The Templeton Foundation founder greatly admired scientific methods, and staunchly advocated the widest possible application of rigorous scientific methods inside the sciences and well beyond. He was sometimes known as a contrarian, in part because he insisted that scientific methods should be applied where it is not normal to do so. Consistent with his approach, this proposal is for a sub-grant program to enable researchers to use small-scale scientific measurements to test the most fundamental and widely held assumptions of modern physics. Most scientists simply accept the community assumptions without testing them. Those who do test mostly assume that this can be done only with large and expensive international facilities that may soon be extinct due to their billions-of-dollars cost and decades-long completion times.
Awarded sub-grants will stimulate and enable researchers to use rigorous scientific methods with innovative small-scale apparatus to probe the fundamental particles, interactions and symmetries of modern physics and particle astrophysics. Both the foundations of so-called “standard model” description and attempts to formulate elegant mathematical descriptions that go “beyond the standard model” will be tested at a wide range of qualified institutions. There are no bigger or more fundamental questions in all of physics and all of science.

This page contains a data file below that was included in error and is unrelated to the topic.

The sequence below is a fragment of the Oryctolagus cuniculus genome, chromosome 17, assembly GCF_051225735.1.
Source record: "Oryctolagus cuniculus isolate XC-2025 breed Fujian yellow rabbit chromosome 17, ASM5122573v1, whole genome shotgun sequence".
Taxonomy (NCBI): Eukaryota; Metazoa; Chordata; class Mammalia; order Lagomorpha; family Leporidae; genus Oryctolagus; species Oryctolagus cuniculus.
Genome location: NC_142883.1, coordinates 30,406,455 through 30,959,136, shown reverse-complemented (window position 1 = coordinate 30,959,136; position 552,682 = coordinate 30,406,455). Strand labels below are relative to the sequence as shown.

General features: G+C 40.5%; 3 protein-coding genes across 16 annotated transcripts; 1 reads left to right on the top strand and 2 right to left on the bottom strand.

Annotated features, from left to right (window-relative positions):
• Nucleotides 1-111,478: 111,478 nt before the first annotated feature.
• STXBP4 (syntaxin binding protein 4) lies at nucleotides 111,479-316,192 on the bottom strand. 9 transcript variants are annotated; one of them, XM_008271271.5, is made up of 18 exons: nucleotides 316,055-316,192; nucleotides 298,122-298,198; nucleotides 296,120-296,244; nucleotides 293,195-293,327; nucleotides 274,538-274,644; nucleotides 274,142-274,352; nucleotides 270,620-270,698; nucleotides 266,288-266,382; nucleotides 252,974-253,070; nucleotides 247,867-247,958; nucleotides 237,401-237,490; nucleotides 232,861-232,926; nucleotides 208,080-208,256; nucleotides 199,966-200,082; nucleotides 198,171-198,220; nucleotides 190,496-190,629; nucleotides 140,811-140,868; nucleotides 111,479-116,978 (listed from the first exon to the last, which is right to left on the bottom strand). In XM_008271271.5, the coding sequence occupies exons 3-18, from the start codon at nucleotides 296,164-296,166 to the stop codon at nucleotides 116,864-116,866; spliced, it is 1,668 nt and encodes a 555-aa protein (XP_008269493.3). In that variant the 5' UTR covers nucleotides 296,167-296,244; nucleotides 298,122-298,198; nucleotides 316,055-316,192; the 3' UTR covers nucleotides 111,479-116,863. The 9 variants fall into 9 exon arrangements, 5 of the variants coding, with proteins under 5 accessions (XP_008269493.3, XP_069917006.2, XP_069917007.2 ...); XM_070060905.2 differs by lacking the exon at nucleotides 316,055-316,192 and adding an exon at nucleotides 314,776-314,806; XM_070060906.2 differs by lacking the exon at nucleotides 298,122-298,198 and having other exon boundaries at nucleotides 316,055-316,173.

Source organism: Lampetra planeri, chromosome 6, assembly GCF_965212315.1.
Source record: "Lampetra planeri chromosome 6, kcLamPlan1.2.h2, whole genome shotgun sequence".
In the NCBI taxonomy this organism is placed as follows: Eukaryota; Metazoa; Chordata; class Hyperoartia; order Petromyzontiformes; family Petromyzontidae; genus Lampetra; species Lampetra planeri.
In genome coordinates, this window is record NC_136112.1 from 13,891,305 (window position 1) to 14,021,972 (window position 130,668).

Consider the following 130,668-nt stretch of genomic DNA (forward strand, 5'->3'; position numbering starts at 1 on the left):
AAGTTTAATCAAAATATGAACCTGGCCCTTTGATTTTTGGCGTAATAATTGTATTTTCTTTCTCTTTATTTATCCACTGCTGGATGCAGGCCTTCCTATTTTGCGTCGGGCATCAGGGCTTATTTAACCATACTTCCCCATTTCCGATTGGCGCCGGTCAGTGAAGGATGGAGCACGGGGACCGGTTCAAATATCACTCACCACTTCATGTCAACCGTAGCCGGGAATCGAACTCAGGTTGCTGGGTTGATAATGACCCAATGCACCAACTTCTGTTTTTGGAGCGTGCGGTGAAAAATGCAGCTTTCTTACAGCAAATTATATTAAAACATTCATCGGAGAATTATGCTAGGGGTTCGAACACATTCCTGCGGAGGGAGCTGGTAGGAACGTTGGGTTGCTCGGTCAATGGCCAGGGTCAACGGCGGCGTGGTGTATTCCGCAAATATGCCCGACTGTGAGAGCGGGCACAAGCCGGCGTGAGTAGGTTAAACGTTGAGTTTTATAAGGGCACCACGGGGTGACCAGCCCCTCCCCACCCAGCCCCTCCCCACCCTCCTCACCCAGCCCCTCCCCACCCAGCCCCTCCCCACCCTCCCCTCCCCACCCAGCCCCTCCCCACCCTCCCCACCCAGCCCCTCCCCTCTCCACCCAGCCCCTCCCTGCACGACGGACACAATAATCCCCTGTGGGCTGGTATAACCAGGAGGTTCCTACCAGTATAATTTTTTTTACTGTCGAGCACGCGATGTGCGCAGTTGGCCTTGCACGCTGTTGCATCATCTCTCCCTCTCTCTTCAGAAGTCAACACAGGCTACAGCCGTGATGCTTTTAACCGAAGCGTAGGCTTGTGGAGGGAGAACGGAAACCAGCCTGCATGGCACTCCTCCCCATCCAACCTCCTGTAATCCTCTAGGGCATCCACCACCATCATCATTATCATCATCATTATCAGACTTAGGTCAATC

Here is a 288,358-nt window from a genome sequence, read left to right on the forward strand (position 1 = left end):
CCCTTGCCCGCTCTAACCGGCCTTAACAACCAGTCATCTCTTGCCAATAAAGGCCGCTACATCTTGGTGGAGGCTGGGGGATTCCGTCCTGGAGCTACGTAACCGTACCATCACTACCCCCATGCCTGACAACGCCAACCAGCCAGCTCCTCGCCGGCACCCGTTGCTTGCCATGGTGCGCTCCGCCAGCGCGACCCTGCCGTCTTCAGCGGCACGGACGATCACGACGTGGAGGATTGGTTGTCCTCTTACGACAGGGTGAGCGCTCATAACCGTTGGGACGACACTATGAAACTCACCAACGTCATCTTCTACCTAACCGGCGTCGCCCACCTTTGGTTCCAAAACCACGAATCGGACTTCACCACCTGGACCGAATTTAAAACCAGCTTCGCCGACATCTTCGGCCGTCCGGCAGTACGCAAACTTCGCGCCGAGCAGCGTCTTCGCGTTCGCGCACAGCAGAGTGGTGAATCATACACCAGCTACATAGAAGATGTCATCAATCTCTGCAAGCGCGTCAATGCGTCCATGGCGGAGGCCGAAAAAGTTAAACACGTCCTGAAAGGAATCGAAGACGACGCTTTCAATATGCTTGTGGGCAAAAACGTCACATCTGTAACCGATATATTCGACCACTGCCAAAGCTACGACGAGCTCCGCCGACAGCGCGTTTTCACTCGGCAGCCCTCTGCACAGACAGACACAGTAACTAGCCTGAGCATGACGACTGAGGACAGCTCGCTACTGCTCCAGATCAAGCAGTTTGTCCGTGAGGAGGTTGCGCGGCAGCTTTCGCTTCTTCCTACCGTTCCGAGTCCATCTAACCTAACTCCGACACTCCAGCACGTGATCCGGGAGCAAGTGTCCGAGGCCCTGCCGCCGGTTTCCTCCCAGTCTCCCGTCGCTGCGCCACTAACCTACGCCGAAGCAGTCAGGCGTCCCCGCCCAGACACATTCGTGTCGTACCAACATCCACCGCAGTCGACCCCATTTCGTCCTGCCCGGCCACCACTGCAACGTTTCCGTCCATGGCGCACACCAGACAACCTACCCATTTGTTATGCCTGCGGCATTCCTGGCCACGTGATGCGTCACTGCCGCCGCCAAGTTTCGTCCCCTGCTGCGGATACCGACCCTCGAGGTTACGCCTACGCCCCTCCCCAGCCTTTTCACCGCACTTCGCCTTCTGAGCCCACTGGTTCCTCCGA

As a community service, Northwestern's Center for Fundamental Physics (CFP) will advertise the opportunity, set guidelines, obtain expert reviews, facilitate the selection committee process, monitor outcomes, and publicize outcomes. The CFP was established to be a world leader in carrying out small-scale physics measurements that seek to answer the most fundamental big questions. It uniquely has the expertise and the staff to carry out this program. The CFP and knowledgeable external authorities will ensure that sub-grants are crucial to proposed measurements and are also highly leveraged.